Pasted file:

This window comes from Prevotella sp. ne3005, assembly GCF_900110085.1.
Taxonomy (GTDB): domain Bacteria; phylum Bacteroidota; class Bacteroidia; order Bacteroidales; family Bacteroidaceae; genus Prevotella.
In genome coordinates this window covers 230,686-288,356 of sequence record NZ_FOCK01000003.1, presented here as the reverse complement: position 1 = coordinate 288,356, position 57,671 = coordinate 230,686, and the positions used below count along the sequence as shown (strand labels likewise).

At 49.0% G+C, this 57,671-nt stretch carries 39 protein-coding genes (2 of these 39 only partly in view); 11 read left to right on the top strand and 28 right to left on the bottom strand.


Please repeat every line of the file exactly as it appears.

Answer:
This window comes from Prevotella sp. ne3005, assembly GCF_900110085.1.
Taxonomy (GTDB): domain Bacteria; phylum Bacteroidota; class Bacteroidia; order Bacteroidales; family Bacteroidaceae; genus Prevotella.
In genome coordinates this window covers 230,686-288,356 of sequence record NZ_FOCK01000003.1, presented here as the reverse complement: position 1 = coordinate 288,356, position 57,671 = coordinate 230,686, and the positions used below count along the sequence as shown (strand labels likewise).

At 49.0% G+C, this 57,671-nt stretch carries 39 protein-coding genes (2 of these 39 only partly in view); 11 read left to right on the top strand and 28 right to left on the bottom strand.